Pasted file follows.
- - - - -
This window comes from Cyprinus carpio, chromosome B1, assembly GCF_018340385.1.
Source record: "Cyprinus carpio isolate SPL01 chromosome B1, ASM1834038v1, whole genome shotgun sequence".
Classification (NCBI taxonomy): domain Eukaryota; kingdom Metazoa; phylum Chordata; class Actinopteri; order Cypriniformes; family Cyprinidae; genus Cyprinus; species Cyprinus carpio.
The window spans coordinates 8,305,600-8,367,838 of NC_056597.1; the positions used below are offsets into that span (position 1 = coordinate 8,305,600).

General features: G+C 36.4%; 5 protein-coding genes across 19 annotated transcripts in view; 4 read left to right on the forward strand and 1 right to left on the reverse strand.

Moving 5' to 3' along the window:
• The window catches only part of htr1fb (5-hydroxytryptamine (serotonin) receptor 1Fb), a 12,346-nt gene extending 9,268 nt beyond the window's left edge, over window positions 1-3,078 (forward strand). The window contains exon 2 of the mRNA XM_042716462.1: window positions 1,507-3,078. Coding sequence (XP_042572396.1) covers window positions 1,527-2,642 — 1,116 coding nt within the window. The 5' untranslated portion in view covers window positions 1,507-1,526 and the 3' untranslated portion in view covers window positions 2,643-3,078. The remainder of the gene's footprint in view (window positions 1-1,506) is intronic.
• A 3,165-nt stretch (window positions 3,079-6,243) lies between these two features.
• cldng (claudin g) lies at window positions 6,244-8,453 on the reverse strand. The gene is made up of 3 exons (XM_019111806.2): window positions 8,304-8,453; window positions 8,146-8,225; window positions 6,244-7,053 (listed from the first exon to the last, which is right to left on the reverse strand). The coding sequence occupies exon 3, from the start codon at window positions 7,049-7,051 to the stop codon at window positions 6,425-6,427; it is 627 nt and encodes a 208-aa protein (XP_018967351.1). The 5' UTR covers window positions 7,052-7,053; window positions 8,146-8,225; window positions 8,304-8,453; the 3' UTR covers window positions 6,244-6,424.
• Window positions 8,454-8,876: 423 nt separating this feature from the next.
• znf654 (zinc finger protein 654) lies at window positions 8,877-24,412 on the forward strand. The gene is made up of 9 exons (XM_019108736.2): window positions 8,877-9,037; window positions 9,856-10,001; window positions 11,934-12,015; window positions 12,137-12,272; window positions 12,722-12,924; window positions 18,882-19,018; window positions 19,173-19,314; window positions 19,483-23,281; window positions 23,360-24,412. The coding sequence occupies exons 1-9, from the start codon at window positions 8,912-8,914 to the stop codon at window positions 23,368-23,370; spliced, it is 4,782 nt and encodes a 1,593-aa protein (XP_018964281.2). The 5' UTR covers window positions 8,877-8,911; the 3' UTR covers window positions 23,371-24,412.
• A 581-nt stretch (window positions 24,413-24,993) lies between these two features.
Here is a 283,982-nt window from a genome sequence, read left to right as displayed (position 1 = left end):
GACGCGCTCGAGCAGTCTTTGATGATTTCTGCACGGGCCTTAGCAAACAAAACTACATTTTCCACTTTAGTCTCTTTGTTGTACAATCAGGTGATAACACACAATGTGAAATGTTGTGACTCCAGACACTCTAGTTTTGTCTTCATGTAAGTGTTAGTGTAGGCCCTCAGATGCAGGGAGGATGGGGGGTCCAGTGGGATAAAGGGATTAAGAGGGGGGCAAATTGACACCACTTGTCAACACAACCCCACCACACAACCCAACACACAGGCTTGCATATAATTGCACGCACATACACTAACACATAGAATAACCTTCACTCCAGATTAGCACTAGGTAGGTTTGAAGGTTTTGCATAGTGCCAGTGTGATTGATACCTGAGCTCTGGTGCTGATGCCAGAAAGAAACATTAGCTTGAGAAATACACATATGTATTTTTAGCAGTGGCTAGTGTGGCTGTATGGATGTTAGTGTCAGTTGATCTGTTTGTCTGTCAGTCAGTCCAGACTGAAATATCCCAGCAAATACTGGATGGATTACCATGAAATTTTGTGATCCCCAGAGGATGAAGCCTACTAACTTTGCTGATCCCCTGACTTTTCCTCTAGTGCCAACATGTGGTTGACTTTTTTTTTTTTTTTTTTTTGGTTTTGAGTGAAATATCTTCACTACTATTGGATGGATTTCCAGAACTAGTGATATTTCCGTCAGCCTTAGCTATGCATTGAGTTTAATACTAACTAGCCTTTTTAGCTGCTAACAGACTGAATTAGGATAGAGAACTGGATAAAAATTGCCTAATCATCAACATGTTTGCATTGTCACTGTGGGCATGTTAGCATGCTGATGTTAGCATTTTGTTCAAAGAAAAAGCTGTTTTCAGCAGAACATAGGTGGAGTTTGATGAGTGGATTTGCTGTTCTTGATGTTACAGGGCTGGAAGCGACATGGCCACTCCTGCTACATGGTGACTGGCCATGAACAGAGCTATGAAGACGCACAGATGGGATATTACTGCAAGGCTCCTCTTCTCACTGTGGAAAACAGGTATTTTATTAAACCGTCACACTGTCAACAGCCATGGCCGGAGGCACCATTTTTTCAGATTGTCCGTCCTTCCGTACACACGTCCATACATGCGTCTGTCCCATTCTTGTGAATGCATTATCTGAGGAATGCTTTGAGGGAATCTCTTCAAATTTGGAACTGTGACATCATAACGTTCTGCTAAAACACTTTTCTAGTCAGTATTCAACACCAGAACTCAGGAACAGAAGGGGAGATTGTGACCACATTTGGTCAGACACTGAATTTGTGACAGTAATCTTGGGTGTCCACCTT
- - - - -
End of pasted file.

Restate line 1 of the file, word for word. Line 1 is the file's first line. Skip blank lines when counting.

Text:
This window comes from Cyprinus carpio, chromosome B1, assembly GCF_018340385.1.